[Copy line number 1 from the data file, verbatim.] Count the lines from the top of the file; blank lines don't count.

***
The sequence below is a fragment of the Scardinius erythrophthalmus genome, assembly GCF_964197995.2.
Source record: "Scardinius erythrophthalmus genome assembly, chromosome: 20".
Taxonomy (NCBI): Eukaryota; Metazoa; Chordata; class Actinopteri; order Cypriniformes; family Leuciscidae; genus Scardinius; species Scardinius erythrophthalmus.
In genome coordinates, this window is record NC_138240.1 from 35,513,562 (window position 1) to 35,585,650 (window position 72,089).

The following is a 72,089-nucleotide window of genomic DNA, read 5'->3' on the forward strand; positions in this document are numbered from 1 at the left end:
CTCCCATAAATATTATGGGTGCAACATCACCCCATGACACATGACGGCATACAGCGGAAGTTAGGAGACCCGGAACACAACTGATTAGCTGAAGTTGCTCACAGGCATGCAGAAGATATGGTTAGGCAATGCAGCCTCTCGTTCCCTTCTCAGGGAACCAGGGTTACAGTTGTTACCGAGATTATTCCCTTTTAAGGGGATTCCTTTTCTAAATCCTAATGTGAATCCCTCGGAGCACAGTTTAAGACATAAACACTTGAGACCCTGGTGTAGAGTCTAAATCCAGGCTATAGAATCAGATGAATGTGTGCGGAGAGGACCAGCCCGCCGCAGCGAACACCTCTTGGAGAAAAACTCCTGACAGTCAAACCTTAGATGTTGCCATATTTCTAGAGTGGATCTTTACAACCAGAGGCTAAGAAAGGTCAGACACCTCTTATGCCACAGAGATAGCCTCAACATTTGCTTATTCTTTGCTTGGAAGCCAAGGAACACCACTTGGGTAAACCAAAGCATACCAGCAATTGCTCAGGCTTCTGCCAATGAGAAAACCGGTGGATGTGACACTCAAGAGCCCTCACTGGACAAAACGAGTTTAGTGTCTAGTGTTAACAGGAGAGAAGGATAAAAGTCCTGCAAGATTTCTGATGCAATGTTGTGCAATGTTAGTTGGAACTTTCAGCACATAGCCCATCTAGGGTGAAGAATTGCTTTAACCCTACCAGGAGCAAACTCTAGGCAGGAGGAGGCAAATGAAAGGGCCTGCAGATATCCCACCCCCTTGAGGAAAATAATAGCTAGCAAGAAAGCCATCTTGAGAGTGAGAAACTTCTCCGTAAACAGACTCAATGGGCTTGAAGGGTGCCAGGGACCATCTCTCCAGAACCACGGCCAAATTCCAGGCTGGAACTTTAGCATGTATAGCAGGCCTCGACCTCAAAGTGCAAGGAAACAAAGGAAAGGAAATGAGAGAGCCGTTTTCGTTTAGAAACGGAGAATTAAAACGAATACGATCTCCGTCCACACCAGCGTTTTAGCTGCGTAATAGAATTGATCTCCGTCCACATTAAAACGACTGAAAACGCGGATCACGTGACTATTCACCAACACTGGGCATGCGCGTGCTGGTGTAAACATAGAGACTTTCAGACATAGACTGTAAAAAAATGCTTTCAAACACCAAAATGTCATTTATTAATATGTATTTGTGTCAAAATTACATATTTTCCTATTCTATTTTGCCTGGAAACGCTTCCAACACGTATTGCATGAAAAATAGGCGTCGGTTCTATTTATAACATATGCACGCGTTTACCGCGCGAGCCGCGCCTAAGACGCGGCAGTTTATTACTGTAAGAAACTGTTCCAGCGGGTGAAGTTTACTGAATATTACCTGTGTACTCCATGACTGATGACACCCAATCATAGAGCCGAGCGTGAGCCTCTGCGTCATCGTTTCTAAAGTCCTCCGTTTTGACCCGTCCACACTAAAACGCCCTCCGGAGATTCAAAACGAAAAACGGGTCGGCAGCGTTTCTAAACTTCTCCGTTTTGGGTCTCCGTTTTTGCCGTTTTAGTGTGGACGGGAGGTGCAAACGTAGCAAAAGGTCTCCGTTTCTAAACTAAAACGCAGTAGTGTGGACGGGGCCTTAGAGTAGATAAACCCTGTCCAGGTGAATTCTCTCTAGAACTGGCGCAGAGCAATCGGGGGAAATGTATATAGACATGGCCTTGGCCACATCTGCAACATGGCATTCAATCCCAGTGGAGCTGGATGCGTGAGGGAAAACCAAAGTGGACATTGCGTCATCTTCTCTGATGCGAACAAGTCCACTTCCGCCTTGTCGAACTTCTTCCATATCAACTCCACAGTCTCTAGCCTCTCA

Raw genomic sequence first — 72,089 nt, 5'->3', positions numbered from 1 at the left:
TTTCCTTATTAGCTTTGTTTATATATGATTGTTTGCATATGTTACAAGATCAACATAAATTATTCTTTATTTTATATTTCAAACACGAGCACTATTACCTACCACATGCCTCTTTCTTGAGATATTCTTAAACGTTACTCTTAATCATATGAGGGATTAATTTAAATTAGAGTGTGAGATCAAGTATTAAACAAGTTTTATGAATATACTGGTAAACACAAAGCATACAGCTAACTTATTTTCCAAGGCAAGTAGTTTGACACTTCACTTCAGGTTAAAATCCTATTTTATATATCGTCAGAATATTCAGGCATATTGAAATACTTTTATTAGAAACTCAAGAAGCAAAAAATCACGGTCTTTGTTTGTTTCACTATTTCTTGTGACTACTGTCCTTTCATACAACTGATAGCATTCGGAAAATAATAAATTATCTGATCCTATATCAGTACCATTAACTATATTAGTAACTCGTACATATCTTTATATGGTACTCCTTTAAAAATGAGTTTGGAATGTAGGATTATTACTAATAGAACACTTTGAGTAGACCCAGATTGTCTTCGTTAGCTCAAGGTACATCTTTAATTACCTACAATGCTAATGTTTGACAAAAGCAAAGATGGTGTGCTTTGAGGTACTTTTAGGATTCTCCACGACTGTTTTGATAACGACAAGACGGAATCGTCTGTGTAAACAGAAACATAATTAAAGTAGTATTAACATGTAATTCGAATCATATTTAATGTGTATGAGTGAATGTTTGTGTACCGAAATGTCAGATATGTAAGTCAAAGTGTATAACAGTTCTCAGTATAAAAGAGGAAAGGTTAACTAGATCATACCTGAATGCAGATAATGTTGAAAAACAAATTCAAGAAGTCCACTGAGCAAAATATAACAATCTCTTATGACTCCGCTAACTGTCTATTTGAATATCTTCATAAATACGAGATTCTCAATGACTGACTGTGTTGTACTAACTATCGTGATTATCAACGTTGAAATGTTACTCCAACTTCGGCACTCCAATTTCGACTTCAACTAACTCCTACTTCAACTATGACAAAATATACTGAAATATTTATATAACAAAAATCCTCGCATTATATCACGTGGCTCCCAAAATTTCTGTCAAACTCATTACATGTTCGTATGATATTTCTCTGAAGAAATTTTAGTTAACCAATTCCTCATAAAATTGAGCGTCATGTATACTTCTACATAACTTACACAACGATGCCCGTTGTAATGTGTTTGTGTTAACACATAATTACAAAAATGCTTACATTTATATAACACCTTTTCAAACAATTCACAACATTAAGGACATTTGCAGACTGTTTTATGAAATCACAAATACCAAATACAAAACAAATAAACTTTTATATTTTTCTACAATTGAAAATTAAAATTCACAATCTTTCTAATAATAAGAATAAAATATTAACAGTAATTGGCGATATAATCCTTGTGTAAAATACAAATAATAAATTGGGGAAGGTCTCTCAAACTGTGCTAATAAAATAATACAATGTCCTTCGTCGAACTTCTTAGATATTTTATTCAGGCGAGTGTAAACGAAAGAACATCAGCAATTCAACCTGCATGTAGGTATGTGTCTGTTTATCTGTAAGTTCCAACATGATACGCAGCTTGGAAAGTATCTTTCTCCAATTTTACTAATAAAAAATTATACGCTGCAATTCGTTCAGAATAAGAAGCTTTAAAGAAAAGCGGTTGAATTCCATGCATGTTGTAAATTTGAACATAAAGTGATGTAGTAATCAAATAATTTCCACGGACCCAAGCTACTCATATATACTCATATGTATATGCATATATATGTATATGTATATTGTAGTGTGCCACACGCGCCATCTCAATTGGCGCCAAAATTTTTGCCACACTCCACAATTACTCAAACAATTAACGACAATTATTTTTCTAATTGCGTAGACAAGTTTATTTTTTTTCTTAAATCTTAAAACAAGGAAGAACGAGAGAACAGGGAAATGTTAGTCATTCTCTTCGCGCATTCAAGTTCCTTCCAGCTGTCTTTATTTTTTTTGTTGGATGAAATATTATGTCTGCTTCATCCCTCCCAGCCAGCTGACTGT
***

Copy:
The sequence below is a fragment of the Scardinius erythrophthalmus genome, assembly GCF_964197995.2.